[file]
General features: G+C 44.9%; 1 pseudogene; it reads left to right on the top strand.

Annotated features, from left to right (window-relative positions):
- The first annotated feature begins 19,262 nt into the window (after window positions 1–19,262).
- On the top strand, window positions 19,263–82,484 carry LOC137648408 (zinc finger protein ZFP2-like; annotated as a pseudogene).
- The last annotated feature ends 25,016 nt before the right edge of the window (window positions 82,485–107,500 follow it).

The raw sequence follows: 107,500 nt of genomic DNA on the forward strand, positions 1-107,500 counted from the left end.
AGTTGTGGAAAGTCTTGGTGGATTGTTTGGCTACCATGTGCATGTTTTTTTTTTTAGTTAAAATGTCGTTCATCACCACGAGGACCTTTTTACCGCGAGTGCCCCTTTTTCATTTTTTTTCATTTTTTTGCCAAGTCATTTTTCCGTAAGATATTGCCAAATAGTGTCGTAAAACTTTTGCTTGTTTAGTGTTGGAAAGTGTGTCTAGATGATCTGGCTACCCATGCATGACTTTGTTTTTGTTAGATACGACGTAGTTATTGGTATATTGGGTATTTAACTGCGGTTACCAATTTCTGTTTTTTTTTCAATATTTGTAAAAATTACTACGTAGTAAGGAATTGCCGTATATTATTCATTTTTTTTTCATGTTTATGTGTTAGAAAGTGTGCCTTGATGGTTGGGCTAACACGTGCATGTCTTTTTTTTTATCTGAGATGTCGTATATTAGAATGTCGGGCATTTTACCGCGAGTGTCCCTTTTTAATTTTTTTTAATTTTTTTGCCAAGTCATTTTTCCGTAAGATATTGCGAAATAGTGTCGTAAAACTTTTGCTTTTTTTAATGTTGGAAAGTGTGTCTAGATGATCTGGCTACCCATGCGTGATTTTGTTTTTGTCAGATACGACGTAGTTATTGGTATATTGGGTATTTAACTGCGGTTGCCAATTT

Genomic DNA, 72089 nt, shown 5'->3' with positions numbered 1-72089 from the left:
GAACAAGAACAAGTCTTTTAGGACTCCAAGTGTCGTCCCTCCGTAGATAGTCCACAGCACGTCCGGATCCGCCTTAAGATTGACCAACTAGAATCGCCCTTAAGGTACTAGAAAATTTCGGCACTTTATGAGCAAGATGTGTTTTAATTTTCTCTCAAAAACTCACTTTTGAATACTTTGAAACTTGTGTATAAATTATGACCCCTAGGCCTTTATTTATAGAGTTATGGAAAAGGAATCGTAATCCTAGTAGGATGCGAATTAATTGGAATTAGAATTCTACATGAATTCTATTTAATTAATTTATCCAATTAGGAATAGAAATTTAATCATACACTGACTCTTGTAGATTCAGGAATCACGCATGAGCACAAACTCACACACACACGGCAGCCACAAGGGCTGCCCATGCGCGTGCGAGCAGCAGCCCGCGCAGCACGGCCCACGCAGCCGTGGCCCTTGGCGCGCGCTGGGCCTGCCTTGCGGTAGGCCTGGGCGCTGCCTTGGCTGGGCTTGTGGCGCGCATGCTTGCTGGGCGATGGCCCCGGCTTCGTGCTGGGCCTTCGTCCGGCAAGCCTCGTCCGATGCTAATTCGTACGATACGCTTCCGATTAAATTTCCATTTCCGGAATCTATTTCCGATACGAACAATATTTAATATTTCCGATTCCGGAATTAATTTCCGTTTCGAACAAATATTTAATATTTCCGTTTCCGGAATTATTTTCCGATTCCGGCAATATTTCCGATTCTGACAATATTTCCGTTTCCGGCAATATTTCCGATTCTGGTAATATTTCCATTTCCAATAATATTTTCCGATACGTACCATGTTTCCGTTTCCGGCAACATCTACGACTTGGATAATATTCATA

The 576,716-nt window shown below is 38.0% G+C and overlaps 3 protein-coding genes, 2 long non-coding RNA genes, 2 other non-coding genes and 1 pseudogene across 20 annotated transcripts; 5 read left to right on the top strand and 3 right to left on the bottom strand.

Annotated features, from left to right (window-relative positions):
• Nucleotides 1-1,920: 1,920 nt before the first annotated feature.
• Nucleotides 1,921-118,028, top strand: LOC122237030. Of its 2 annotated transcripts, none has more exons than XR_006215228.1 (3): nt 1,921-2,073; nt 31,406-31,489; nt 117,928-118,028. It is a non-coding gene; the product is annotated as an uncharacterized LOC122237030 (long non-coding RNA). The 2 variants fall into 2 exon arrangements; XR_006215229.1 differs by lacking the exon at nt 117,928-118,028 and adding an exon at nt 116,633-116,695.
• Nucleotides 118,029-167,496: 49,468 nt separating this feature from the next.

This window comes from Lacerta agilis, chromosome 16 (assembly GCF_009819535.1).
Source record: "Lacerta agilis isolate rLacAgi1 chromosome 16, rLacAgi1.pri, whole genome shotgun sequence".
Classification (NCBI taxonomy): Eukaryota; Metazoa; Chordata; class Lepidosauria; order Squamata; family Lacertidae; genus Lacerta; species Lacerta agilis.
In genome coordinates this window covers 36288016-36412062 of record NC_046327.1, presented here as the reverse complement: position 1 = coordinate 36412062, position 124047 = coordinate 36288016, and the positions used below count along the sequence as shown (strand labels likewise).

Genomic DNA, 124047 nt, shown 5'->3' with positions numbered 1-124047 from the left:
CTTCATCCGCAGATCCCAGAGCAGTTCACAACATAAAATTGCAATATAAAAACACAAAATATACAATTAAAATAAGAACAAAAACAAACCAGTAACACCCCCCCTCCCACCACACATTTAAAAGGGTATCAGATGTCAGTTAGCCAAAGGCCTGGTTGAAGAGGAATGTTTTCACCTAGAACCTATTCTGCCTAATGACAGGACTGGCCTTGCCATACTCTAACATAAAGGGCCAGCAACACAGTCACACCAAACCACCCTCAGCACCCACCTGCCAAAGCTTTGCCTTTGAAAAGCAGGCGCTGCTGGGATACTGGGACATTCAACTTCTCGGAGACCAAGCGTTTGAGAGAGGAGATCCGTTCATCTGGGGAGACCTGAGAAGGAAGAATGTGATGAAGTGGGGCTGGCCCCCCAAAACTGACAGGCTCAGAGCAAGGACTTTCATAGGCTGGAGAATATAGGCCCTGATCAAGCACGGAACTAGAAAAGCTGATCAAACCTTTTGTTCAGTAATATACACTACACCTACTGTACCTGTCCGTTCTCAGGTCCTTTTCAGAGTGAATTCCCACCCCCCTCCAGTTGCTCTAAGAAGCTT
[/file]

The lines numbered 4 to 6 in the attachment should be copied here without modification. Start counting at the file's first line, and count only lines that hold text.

- On the top strand, window positions 19,263–82,484 carry LOC137648408 (zinc finger protein ZFP2-like; annotated as a pseudogene).
- The last annotated feature ends 25,016 nt before the right edge of the window (window positions 82,485–107,500 follow it).

The raw sequence follows: 107,500 nt of genomic DNA on the forward strand, positions 1-107,500 counted from the left end.